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Slavery in America; Daily lives of Slaves in the Antebellum South
Sculpture of Slaves in America
Houses of Slaves in America
The part of the plantation where slaves lived was known as the slave quarter. The word quarter is used here in the same sense as when we speak of the French Quarter of New Orleans. Individual houses are often referred to as slave quarters (pl). Housing on plantations was varied, with some slave owners providing a relatively decent place for slaves to live while others built hovels that left the occupants exposed to wind and driving rain.
Here is a list of some of the living conditions of the least fortunate slaves:
- Field workers seemed to have been provided the poorest accommodations.
- Often, these shacks were made of sticks, saplings and spare boards arranged vertically and bound together.
- The structure allowed wind and rain into the dwelling.
- Floors were usually dirt.
- Chimneys were made of wood and lined with clay. This made replacement easy and cheap when the chimney caught fire.
- Beds in the poorest of slave homes consisted of a single blanket used on the dirt floor.
Slaves who were more fortunate had some of the following amenities:
- Plank floors
- Siding that kept out weather of all kinds. Examples of siding are logs with chinking between, wood siding with no gaps, brick, stone.
- Brick or stone fireplaces.
- Straw tick mattresses.
In most cases, it seems that there were two families in each dwelling, no matter how many individuals that might amount to. Female slaves were encouraged to begin having babies at young ages, such as thirteen years old and to have large numbers of children. This would mean that a single dwelling, housing two families, could potentially have a very large number of people inhabiting it.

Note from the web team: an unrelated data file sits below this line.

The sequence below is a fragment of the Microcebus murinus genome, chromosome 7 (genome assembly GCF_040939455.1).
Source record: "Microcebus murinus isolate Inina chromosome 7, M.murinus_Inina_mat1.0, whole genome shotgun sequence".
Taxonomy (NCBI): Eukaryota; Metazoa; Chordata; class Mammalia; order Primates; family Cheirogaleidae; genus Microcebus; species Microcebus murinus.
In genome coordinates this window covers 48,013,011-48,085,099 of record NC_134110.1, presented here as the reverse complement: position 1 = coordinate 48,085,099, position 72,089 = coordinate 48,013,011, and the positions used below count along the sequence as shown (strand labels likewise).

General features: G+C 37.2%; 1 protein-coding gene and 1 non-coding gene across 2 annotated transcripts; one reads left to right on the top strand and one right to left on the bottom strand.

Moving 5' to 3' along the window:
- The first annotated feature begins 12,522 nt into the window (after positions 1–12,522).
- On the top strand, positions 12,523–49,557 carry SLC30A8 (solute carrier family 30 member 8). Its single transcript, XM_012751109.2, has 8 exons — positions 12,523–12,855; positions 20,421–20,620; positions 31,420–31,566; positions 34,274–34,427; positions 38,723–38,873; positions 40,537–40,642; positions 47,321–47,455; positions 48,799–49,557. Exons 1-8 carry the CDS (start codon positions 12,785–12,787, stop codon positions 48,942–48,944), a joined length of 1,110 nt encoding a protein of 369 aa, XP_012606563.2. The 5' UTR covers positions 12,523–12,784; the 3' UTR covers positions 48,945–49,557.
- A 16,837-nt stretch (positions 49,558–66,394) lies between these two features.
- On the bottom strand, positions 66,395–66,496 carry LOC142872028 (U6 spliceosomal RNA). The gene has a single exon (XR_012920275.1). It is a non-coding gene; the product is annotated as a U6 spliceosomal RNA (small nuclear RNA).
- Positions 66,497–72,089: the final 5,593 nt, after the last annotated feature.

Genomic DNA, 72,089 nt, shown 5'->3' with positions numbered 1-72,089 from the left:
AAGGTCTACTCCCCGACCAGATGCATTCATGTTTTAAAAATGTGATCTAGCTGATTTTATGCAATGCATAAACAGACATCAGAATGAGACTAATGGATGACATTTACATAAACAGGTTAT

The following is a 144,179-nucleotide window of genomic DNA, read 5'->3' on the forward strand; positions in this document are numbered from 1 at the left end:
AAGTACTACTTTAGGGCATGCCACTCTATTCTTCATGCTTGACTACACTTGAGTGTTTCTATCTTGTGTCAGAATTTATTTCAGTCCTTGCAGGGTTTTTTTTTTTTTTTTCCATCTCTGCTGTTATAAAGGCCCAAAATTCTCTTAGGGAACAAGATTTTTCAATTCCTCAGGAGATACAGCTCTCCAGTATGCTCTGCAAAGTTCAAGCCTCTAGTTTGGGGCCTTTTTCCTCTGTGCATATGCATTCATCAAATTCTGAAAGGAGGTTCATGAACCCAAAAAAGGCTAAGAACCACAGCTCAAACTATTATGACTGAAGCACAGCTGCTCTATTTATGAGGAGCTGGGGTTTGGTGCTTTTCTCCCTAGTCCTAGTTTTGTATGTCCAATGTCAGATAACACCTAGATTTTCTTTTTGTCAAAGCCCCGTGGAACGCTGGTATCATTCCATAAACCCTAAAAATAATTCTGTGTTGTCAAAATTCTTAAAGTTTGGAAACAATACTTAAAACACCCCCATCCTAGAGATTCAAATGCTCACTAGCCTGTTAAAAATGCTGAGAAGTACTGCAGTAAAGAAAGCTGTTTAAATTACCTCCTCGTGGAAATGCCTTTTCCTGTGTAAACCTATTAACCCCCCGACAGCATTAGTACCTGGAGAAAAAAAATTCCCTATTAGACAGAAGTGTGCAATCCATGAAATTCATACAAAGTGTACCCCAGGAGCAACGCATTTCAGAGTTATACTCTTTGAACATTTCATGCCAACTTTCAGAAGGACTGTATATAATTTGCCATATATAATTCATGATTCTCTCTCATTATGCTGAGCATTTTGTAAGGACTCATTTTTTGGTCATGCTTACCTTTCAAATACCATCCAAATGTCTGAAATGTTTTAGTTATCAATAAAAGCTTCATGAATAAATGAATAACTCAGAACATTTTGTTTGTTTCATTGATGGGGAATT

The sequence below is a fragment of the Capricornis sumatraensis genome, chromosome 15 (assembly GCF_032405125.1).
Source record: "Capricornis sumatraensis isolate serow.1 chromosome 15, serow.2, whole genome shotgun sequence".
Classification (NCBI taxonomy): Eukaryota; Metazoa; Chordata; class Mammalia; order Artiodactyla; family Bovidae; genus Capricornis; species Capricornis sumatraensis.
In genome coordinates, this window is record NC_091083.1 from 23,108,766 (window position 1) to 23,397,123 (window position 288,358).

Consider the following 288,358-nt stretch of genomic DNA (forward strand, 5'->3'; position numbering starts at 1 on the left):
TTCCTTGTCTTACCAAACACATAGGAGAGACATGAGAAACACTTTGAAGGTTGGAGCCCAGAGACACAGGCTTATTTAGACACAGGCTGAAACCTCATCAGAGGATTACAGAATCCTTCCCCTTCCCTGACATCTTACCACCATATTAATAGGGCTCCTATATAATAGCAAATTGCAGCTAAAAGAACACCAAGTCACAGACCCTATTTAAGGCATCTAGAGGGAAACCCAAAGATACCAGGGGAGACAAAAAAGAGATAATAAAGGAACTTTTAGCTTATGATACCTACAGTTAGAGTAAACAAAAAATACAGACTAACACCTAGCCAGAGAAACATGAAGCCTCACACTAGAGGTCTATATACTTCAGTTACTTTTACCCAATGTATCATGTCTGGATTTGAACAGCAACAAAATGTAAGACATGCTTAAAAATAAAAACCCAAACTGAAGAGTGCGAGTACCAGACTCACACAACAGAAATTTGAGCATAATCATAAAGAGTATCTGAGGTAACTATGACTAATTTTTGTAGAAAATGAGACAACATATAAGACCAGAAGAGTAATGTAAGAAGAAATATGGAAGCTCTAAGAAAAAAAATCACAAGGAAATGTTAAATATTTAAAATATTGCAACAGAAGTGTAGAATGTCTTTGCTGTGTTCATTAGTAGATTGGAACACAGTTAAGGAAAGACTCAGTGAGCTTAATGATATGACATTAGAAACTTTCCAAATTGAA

Chairs and tables were usually not provided, but could be constructed by the slaves themselves if they had access to materials from which to make them.
Windows had no glass, but were covered with fabric or whatever the slaves could find to make shutters.
Houses of Slaves in America
Slaves and their Houses
Clothing Worn by Slaves in America
Clothing for slaves was handled in one of two ways.
- Some slave owners would periodically provide fabric which the slaves would use to make their own garments.
- Other masters would provide clothing imported from northern suppliers.
The poorest slaves would often have only the bare basics in terms of clothing.
- One shirt.
- One pair of trousers.
- No coat.
- No shoes.
The more fortunate might have been provide for in the following ways:
- Two or more shirts.
- Two or more pairs of trousers.
- One or two pairs of shoes.
- Heavy coats made from blanket material-Coats were only for those working outside. House servants often were not given coats or shoes.
Food Provided for Slaves in America
Masters usually supplied slaves with at least a basic ration of food. This might consist of a peck of corn per week. The corn would be ground by the slaves themselves and made into cornbread. The meat provided was usually bacon or salt pork when it was available. When meat stores were exhausted the slaves either went without or found their own meat by hunting and fishing. Rabbits, squirrels, raccoons and opossums were popular among slaves. These were sometimes fried, but usually boiled along with whatever vegetables were available.
Families of Slaves in America